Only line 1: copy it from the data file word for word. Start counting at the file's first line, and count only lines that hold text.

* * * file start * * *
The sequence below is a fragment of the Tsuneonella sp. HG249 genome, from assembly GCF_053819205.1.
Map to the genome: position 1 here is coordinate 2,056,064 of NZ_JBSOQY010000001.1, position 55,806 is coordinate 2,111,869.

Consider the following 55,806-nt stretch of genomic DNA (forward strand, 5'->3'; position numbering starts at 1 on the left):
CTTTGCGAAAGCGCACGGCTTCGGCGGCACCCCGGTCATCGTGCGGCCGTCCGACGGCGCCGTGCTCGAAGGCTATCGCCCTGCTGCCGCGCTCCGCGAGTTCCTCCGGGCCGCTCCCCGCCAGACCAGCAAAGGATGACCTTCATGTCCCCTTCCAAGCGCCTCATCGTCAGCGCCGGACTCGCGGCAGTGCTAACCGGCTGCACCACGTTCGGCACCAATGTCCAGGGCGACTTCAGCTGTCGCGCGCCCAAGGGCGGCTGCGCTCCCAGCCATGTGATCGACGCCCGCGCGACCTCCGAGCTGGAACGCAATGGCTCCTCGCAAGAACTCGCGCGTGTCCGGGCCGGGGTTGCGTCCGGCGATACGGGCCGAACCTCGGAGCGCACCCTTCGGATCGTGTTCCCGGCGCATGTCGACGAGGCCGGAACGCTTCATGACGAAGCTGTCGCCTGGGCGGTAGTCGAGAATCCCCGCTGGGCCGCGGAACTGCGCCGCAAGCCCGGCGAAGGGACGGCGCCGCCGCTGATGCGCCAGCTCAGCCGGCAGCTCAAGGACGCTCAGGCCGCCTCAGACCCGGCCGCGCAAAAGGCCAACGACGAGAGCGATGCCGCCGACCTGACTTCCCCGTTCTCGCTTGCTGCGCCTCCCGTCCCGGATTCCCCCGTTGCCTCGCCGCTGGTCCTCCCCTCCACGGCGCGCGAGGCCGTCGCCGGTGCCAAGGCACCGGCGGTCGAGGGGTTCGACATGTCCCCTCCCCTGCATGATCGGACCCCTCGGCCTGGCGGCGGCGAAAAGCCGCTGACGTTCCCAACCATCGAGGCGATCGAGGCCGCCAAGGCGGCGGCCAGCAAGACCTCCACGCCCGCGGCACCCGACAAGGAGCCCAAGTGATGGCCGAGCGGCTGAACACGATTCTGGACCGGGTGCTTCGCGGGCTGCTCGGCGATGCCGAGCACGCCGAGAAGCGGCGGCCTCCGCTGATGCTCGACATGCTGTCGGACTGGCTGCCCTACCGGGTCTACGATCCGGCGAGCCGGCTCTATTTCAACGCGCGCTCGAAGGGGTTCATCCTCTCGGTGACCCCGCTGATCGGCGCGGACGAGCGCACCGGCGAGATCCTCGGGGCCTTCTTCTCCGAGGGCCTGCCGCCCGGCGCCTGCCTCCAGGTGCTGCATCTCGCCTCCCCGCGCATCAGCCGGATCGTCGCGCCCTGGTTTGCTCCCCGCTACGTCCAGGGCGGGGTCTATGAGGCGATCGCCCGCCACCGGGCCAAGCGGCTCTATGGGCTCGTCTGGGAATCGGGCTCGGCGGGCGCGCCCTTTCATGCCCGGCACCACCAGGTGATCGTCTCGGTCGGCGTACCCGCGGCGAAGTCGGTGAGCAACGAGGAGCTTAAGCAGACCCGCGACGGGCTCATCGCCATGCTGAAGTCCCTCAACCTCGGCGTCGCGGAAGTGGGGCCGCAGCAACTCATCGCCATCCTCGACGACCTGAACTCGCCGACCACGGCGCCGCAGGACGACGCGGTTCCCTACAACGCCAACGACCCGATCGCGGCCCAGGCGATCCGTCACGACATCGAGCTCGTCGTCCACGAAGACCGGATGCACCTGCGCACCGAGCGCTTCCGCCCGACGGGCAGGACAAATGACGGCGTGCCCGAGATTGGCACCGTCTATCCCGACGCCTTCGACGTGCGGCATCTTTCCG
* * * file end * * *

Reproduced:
The sequence below is a fragment of the Tsuneonella sp. HG249 genome, from assembly GCF_053819205.1.